What is fluoride?

Fluoride is a natural mineral that is found in many foods and in almost all drinking water.  Worldwide, over 300 million people drink fluoridated water supplies. The amount of fluoride in water varies from area to area.

Most toothpastes now contain fluoride, and most people get their fluoride this way. Fluoride toothpaste is very effective in preventing tooth decay. The amount of fluoride in toothpaste is usually enough to reduce decay.

In areas where the water supply has fluoride added, fluoride toothpaste gives extra protection.

Why is fluoride needed?

Every day, minerals are added to and lost from a tooth's enamel layer through two processes: demineralization and remineralization. Minerals are lost from a tooth's enamel layer when acids formed from plaque bacteria and sugars in the mouth attack the enamel. Minerals such as fluoride, calcium, and phosphate from foods and water can be redeposited to the enamel layer. Too much demineralization without enough remineralization to repair the enamel layer leads to tooth decay.

Fluoride can greatly help dental health by strengthening the tooth enamel, making it more resistant to tooth decay. It also reduces the amount of acid that the bacteria on your teeth produce. Fluoride helps prevent tooth decay by making the tooth more resistant to acid attacks from plaque bacteria and sugars in the mouth. It also reverses early decay.

New research indicates that topical fluoride -- from toothpastes, mouth rinses, and fluoride treatments -- are as important in fighting tooth decay and in strengthening developing teeth.

The addition of fluoride to water has been researched for over 60 years, and water fluoridation has been proven to reduce decay by 40 to 60 percent!

Who is a candidate for Fluoride?

People with certain conditions may be at increased risk of tooth decay and would therefore benefit from additional fluoride treatment. They include people with:

  • Dry mouth (Also called xerostomia): The lack of saliva makes it harder for food particles to be washed away and acids to be neutralized. Dry mouth is caused by diseases such as Sjögren's syndrome, certain medications (such as allergy medications and high blood pressure drugs), and head and neck radiation treatment make someone more prone to tooth decay.
  • Gum disease (Periodontitis):  can expose more of your tooth and tooth roots to bacteria increasing the chance of tooth decay. Gingivitis is an early stage of periodontitis.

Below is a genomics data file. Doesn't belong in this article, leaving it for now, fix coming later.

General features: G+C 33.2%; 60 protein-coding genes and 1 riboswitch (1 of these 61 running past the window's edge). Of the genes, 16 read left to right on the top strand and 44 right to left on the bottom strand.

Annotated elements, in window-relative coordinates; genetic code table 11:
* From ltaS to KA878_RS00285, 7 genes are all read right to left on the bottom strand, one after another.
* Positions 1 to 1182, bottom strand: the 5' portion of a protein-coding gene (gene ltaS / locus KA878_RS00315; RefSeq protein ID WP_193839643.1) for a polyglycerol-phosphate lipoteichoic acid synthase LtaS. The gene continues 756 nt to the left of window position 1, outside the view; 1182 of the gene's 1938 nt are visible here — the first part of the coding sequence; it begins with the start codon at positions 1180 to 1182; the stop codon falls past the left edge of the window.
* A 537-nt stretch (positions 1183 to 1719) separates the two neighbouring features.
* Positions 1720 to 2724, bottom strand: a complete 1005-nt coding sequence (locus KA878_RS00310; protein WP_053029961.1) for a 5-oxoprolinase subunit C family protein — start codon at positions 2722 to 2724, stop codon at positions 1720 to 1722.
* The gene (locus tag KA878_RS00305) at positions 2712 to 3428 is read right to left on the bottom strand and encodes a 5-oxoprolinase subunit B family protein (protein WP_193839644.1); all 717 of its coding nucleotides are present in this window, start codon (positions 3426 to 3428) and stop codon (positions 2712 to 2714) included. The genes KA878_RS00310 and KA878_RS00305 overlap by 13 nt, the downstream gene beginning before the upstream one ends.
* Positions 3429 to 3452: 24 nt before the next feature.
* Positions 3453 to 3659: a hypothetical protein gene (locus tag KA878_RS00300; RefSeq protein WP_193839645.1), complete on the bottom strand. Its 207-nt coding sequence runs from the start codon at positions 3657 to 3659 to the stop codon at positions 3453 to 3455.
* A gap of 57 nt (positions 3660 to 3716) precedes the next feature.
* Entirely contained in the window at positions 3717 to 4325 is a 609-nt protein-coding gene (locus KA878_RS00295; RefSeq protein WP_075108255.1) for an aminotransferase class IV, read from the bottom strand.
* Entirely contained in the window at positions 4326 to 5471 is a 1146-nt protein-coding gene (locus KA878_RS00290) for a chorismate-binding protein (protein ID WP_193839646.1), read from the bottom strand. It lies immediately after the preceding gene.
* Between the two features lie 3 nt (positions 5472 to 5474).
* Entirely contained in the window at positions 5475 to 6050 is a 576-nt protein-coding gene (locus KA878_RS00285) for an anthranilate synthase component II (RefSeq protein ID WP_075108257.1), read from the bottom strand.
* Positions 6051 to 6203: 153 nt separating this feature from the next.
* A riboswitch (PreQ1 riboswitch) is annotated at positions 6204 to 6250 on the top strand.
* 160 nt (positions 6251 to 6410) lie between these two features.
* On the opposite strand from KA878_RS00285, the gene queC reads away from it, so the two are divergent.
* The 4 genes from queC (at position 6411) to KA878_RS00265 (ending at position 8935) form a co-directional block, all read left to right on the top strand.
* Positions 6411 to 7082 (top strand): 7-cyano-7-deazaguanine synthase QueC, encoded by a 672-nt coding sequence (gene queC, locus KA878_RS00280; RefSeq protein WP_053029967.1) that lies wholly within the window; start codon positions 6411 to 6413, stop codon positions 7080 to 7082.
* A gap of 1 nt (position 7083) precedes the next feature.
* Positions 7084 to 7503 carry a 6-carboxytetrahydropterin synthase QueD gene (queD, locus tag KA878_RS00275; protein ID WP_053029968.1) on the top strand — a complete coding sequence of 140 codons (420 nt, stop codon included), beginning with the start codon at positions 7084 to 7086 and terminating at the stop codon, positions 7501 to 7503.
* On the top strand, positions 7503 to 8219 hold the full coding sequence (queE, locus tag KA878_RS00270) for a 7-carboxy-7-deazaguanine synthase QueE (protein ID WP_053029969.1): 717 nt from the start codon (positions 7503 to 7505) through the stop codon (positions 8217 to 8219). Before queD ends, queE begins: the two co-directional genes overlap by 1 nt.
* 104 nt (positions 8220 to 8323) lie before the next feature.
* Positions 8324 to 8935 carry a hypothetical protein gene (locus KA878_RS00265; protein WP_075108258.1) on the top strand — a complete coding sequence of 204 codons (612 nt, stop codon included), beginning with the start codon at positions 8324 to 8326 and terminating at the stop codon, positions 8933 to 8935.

• History of frequent cavities (high cavity risk): If you have one cavity every year or every other year, you might benefit from additional fluoride.
  • Presence of crowns and/or bridges or braces (existing dentistry): These treatments can put teeth at risk for decay at the point where the crown meets the underlying tooth structure or around the brackets of orthodontic appliances.

Ask your dentist if you could benefit from additional fluoride.

What happens during a “fluoride” procedure?

After your hygiene visit, your teeth are the cleanest they will ever be. This is the best time for fluoride to have its maximum effect. These treatments contain a much higher level of fluoride than the amount found in water, toothpastes and mouth rinses.

Your dental team will then apply fluoride to the teeth as a gel, foam, or varnish. Varnishes are painted on the teeth, which is applied to the teeth for one to four minutes. Fluoride varnishes will help reduce tooth decay.

Some people are more likely to have tooth decay, and the dental team may also advise using a higher-strength fluoride toothpaste for extra protection.

I Drink Bottled Water, Am I Missing Out on the Benefits of Fluoride?

Even though there are no scientific studies to suggest that people who drink bottled water are at increased risk of tooth decay, the American Dental Association (ADA) says that such people could be missing out on the decay-preventing effects of optimally fluoridated water available from their community water source. The ADA adds that most bottled waters do not contain optimal levels of fluoride, which is 0.7 to 1.2 parts per million (this is the amount that is in public water supplies, in the communities that have fluoridated water). To find out if your brand of bottled water contains any fluoride, check the label on the bottle or contact the bottle water manufacturer.

What can you expect during Fluoride Treatments?

Possibly. However, only a few places have enough natural fluoride to benefit dental health. In other places it is added to water. The amount of fluoride added to the water will vary depending on which area you live in. Having 0.7 to 1.2 parts of fluoride for every million parts of water (0.7ppm to 1.2ppm) has been shown to have the best effect. Your water supplier will be able to tell you whether your water supply has fluoride added.

Does a Home Water Treatment System Affect the Level of Fluoride in My Drinking Water?

The amount of fluoride you receive in your drinking water depends on the type of home water treatment system used. Steam distillation systems remove 100% of fluoride content. Reverse osmosis systems remove between 65% and 95% of the fluoride. On the other hand, water softeners and charcoal/carbon filters generally do not remove fluoride. One exception: some activated carbon filters contain activated alumina that may remove over 80% of the fluoride.

If you use a home water treatment system, have your water tested at least annually to establish the fluoride level your family is receiving in the treated water.

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